In particular, Vitamin D regulates numerous cellular pathways that affect cell proliferation, differentiation, and apoptosis; henceforth, Vitamin D has been correlated with cancer incidence, prognosis, and mortality.[2],[3] The major source of Vitamin D for most people is endogenous exposure to ultraviolet B radiation which converts 7-dehydrocholesterol in skin to Vitamin D, which is then hydroxylated to 25-hydroxyvitamin D (25[OH] D) that belongs to the secosteroid hormone family, and later, the enzyme 1-α-hydroxylase converts 25(OH) D to 1, 25-dihydroxyvitamin D (1,25[OH] 2D) the most active metabolite of Vitamin D. Vitamin D is antiproliferative in cells of the skin, colon, breast, and prostate, among others, and limits proinflammatory stresses.[3],[4]

The traditional role of Vitamin D has been centered on the control of calcium and bone metabolism but however recent studies emphasis the role of Vitamin D in the development and progression of various cancers. Because Vitamin D is known to participate in cell cycle regulation, cellular proliferation, apoptosis, angiogenesis and molecular cell signaling, it stands to reason that this metabolite is involved in the tumorigenic activity.[5]

It has been found that low serum Vitamin D levels are associated with increased cancer risk of breast, colon, and prostate, and thus, lack of VDR or with severe Vitamin D deficiency results in increased tumorigenesis.

[6]


   Vitamin D and Vitamin D Receptor in Gastrointestinal Stromal Tumor Cancer Top


Vitamin D has an important role in regulating body levels of calcium and mineralization. The hormonal activity of Vitamin D is mediated through its binding with Vitamin D receptor (VDR within the cell nuclei). VDR is expressed in all body tissues, so it also shows extraskeletal effects. VDR is involved in the activation and regulation of Vitamin D and calcium, insulin-like growth factor signaling, inflammation, and estrogen-related pathways. The involvement of VDR in multiple pathways and points of convergence within these pathways indicate the potential importance of VDR in the etiology of cancer.

VDR belongs to the superfamily of transacting transcriptional regulatory factors, which includes the steroid and thyroid hormone receptors as well as the retinoid-X receptors and retinoic acid receptors.[7],[8] VDR is encoded by a large gene (>100 kb) located on the chromosome 12q12. The VDR gene encompasses two promoter regions, eight protein-coding exons and six untranslated exons (1a-1f).[6]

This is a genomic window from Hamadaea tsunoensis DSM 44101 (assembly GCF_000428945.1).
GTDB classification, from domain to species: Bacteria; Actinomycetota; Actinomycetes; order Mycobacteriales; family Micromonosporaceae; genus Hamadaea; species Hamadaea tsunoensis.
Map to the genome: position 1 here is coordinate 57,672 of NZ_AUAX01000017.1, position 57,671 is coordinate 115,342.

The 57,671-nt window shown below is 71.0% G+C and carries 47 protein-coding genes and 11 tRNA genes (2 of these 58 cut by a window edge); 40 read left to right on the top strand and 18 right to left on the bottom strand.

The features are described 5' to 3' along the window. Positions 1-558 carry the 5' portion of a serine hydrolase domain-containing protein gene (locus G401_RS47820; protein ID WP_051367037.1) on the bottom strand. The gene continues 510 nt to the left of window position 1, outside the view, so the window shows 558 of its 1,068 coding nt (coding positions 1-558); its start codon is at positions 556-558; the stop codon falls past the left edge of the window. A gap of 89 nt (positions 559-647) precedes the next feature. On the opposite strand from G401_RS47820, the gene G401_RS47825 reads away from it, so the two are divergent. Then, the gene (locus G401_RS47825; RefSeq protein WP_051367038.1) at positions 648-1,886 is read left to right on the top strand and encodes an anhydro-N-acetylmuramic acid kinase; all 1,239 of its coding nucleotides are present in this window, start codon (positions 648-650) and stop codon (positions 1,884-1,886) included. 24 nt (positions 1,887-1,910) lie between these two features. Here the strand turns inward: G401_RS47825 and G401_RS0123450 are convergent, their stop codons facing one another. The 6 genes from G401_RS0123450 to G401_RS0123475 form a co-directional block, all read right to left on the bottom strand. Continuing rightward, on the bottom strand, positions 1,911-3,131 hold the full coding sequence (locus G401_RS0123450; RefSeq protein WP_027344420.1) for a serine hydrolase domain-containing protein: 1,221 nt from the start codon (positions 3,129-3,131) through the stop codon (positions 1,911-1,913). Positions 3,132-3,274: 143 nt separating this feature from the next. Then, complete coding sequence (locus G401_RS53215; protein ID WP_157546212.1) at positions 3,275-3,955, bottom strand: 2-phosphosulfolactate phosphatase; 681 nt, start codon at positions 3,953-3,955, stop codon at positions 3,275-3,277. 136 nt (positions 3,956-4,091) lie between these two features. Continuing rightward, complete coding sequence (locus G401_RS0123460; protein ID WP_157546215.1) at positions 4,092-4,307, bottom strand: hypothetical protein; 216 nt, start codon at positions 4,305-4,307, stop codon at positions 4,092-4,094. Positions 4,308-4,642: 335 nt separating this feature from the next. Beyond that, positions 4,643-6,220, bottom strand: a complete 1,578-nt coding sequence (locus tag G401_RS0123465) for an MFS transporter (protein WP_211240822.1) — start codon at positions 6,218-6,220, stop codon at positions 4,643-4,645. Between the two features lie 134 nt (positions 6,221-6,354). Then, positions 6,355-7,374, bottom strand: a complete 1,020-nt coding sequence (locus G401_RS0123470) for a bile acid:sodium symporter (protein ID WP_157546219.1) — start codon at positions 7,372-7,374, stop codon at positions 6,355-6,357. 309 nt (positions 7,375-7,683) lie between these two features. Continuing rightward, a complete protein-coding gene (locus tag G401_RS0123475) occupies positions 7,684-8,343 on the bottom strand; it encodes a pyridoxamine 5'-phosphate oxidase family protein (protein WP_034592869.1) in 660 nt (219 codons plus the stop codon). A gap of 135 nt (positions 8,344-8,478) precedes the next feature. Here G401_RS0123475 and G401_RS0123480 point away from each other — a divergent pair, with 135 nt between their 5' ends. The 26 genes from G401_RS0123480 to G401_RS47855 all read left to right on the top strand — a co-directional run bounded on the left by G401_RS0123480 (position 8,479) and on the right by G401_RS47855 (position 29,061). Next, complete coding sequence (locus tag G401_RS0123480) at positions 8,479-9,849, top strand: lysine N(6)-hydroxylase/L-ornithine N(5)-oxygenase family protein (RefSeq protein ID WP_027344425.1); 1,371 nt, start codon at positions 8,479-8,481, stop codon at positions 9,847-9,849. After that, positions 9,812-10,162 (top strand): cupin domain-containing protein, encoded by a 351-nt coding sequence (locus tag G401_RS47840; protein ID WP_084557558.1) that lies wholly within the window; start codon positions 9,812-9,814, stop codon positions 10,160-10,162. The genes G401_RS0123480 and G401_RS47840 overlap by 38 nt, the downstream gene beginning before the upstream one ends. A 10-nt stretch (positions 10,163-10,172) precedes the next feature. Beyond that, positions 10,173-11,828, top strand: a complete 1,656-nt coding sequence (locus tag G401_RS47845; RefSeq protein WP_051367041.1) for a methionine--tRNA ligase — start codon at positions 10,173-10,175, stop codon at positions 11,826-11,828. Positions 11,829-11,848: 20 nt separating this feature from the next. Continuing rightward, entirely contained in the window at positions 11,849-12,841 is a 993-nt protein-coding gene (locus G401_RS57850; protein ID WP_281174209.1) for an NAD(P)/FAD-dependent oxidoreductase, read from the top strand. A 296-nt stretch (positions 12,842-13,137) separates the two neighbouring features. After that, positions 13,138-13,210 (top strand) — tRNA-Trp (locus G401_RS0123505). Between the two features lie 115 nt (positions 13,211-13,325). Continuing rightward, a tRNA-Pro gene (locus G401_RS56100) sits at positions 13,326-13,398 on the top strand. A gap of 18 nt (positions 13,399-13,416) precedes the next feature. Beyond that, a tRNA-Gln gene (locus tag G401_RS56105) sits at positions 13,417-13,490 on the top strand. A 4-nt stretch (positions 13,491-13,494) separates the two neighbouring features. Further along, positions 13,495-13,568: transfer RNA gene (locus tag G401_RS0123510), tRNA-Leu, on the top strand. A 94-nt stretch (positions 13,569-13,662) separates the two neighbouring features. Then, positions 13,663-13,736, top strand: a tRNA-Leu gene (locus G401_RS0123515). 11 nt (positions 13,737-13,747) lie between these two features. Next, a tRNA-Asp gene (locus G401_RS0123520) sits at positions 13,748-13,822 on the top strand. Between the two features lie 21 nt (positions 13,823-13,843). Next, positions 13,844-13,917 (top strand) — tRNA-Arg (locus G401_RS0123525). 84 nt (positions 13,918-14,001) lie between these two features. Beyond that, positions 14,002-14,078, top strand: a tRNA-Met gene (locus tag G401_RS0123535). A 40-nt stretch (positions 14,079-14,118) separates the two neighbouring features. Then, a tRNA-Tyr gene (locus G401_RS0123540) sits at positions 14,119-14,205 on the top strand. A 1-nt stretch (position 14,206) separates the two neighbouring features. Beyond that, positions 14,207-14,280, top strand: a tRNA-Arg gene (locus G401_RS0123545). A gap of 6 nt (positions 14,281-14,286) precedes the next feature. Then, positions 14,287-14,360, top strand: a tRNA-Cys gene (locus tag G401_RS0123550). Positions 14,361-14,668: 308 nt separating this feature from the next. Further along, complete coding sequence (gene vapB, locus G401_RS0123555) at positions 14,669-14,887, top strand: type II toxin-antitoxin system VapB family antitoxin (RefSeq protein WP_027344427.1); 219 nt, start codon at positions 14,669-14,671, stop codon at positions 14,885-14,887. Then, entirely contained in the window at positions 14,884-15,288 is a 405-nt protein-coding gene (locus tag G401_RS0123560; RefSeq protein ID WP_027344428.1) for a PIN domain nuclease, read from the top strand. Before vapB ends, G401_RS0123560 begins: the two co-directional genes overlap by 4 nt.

It has a promoter region capable of generating multiple tissue-specific transcripts. Vitamin D response elements are further known to control various cell cycle-related processes such as cellular growth, differentiation, apoptosis, invasion, and metastasis of tumor cells involving different genes like p21/WAF1, cyclin A and cyclin E, human nm23.H1 human c-fms, c-fos, c-jun, and c-myc. Therefore, it can be assumed that VDR-mediated signaling pathways and VDR gene polymorphisms may be of importance for cancer.[9]

Vitamin D enters the cell through membrane proteins and binds to the VDR. Vitamin D and VDR form a heterodimer with the retinoid X receptor (RXR) and bind to the Vitamin D responsive element on the respective responsive gene. After binding, transcription and translation occur leading to protein formation, for example, the formation of the calcium-binding protein or osteocalcin. For example, in intestinal cells, Vitamin D binds to VDR synthesizing the calcium-binding protein. Although VDR is predominantly a nuclear protein but its traces have also been found in the cytoplasm of Vitamin D target cells. The interaction between RXR and VDR is essential for VDR transcriptional activity. VDR elements (VDREs) play a major role in initiating gene transcription. The RXR-VDR complex recruits specific coactivator molecules such as steroid receptor coactivators, histone acetyltransferases, and the mediator complex subunit 1. The VDR-RXR complex translocates to the nucleus binding to VDREs that allows for promotion or suppression of specific cellular events, including tumorigenesis.[10]